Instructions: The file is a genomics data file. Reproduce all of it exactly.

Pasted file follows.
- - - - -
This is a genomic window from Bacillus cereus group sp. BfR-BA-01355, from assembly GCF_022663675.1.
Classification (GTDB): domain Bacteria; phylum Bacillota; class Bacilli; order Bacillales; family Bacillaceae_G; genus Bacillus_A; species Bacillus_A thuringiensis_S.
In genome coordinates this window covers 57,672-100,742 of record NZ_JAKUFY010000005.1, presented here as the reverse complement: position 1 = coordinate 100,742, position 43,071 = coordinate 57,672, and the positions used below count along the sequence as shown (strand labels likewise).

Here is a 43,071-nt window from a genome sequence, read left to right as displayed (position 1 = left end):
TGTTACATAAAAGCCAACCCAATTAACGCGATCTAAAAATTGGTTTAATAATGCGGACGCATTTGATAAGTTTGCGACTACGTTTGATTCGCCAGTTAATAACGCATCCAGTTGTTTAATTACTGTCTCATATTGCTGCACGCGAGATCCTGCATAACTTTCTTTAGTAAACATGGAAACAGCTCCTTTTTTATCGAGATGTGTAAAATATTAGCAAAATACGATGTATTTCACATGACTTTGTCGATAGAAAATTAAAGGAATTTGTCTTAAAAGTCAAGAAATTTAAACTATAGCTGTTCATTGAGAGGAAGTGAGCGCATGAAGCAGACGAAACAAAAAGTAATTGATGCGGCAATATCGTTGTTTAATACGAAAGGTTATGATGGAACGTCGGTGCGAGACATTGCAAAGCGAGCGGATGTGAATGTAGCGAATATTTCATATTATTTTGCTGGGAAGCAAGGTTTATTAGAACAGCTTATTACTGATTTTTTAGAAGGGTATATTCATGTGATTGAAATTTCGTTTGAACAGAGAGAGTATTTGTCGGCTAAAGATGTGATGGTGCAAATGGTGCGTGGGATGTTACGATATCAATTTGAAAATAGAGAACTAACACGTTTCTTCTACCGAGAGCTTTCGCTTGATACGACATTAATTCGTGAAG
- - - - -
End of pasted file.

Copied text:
This is a genomic window from Bacillus cereus group sp. BfR-BA-01355, from assembly GCF_022663675.1.
Classification (GTDB): domain Bacteria; phylum Bacillota; class Bacilli; order Bacillales; family Bacillaceae_G; genus Bacillus_A; species Bacillus_A thuringiensis_S.
In genome coordinates this window covers 57,672-100,742 of record NZ_JAKUFY010000005.1, presented here as the reverse complement: position 1 = coordinate 100,742, position 43,071 = coordinate 57,672, and the positions used below count along the sequence as shown (strand labels likewise).

Here is a 43,071-nt window from a genome sequence, read left to right as displayed (position 1 = left end):
TGTTACATAAAAGCCAACCCAATTAACGCGATCTAAAAATTGGTTTAATAATGCGGACGCATTTGATAAGTTTGCGACTACGTTTGATTCGCCAGTTAATAACGCATCCAGTTGTTTAATTACTGTCTCATATTGCTGCACGCGAGATCCTGCATAACTTTCTTTAGTAAACATGGAAACAGCTCCTTTTTTATCGAGATGTGTAAAATATTAGCAAAATACGATGTATTTCACATGACTTTGTCGATAGAAAATTAAAGGAATTTGTCTTAAAAGTCAAGAAATTTAAACTATAGCTGTTCATTGAGAGGAAGTGAGCGCATGAAGCAGACGAAACAAAAAGTAATTGATGCGGCAATATCGTTGTTTAATACGAAAGGTTATGATGGAACGTCGGTGCGAGACATTGCAAAGCGAGCGGATGTGAATGTAGCGAATATTTCATATTATTTTGCTGGGAAGCAAGGTTTATTAGAACAGCTTATTACTGATTTTTTAGAAGGGTATATTCATGTGATTGAAATTTCGTTTGAACAGAGAGAGTATTTGTCGGCTAAAGATGTGATGGTGCAAATGGTGCGTGGGATGTTACGATATCAATTTGAAAATAGAGAACTAACACGTTTCTTCTACCGAGAGCTTTCGCTTGATACGACATTAATTCGTGAAG